Generations of Palms’ volunteers have heard the advice “don’t do anything for six months.” While this may seem impractical to someone leaving our sometimes-hectic culture, or wasteful to donors wanting immediate results (however unsustainable), it remains as true as ever that taking time to establish relationships is an essential part of the volunteering process.
John Chang, from Chatswood, has just completed his first six months and offers the following observations of his new workplace and home in Dili, Timor-Leste.
Timorese are very friendly people, sociable and generally polite. They tend to greet you at any time and any where. Also, they love doing any kind of celebration in a big way that includes baptism, funerals or weddings. Their public holidays celebrate Santo Day, Soul Day, Santa Cruz Day – which commemorates the massacre, the worst outrages of the Indonesian soldiers which killed more than 100 civilians. There are two kinds of Independence Day, one is on 20th May and the other is on 28th November and there is also Indonesian Invasion Day. The Timorese earn little but they do know how to spend big on any celebration and take days preparing for it.
My work place is at Katolika Diocese de Dili, next to the Cathedral of the Immaculate Conception which was opened by President Soeharto in 1988 and blessed by Pope John Paul II the following year. The location is about 30 minutes walking from my casa but no thanks; it is far too hot for walking. We are situated in a white painted Portuguese designed building which we share with a few NGOs and priests from different parishes. My role is Business/Youth Work Coordinator, looking after the Departementu Juventude also known as DEJUKDDIL or Youth Centre.
Beside spiritual sessions (which are not conducted by me) the Diocese Youth Centre organises sports, art and music and also provides vocational training such as English, IT and Computer courses. Most of these activities were created after the upheaval in 2006/7 where unemployed youth of different gangs were involved in fights and minor riots during which cars and properties were stoned and torched.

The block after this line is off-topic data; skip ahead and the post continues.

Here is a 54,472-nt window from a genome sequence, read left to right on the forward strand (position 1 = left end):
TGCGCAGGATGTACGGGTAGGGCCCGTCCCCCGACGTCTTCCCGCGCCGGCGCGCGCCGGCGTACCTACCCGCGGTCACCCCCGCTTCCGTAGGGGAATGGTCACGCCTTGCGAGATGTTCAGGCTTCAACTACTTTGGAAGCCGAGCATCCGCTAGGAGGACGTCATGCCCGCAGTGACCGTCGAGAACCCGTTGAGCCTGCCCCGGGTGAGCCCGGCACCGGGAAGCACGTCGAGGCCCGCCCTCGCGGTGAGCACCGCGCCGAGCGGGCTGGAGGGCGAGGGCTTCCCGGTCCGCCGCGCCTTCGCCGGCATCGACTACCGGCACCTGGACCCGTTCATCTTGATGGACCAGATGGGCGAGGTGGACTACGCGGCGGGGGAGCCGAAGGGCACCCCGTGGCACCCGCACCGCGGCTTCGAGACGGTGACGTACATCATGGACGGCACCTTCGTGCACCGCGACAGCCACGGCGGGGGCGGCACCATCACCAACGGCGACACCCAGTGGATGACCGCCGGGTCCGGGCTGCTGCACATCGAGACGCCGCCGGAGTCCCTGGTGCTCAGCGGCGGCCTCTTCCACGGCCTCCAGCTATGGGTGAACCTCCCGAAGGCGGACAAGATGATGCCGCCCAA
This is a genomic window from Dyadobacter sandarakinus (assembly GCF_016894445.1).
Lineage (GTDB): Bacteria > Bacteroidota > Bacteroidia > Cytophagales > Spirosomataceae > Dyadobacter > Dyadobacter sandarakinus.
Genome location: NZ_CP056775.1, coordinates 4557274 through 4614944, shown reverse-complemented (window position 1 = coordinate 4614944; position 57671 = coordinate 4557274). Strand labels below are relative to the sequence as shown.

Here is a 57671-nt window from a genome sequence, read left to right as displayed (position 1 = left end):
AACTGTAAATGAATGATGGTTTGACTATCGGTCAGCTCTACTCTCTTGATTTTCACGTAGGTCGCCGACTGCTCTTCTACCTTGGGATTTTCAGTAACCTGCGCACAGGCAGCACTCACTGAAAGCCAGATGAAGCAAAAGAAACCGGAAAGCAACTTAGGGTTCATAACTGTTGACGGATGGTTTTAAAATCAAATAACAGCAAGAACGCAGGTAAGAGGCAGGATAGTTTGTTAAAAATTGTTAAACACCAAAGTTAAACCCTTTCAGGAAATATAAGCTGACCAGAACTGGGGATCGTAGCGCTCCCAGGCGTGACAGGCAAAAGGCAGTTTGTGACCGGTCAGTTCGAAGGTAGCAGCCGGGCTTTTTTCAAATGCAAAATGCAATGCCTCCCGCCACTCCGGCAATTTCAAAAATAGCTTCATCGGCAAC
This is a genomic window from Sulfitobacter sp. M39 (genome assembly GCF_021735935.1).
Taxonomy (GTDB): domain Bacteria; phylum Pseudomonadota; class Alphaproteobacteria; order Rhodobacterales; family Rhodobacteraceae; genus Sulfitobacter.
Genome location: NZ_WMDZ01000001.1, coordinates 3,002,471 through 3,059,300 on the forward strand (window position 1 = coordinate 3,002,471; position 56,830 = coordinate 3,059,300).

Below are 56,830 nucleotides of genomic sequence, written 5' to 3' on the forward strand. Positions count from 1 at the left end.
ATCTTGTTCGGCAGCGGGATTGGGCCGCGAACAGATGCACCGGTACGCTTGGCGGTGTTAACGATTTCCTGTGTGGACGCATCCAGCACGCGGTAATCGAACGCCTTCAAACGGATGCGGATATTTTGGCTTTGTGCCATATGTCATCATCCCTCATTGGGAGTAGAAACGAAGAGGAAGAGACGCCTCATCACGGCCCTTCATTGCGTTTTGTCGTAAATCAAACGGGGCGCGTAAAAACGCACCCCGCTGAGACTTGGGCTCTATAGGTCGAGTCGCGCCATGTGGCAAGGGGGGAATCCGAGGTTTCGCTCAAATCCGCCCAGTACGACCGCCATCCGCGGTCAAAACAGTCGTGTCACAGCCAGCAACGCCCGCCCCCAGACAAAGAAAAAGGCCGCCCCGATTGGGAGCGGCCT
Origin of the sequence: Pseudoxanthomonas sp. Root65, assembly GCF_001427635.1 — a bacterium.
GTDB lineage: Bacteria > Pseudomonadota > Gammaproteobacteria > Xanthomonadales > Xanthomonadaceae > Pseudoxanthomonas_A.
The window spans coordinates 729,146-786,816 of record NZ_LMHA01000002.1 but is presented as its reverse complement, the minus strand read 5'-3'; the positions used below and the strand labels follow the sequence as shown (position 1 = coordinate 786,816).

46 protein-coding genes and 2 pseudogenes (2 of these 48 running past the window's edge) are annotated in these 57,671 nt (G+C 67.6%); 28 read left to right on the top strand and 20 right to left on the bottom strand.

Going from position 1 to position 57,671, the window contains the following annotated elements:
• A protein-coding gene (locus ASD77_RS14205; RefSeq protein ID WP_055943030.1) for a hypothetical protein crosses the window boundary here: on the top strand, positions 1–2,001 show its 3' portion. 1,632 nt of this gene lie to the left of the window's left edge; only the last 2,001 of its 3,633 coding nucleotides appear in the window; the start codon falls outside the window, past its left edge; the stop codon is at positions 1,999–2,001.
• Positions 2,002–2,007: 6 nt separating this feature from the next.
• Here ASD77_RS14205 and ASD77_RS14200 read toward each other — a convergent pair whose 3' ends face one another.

The centre is dedicated to build capacity and develop leadership skills for the poor; to increase the independence of the vulnerable and young unemployed men and women. And so far it is showing a positive channel with a good result in keeping the youth off the streets in the Diocese.
The Training Centre is operated by a dozen 22 to 27 year old teachers/trainers who possess no formal teaching qualification. Most of them are handpicked by the Pedro and perform their duties teaching, marketing the centre, maintaining, cleaning, guarding plus multi-tasking in organising music, sports and other activities of the centre.
It’s a hell of job to be in for a monthly wage of a mere one hundred bucks and sometimes with late payment of wages over two and a half months. Fortunately, they are happy to do the chores and there are no grudges. This is the good side of the Timorese culture. As well they have high respect for their Amo/Pedro, Irmas/Sisters and Brothers or elders. After all this is an exceptionally strong Catholic country.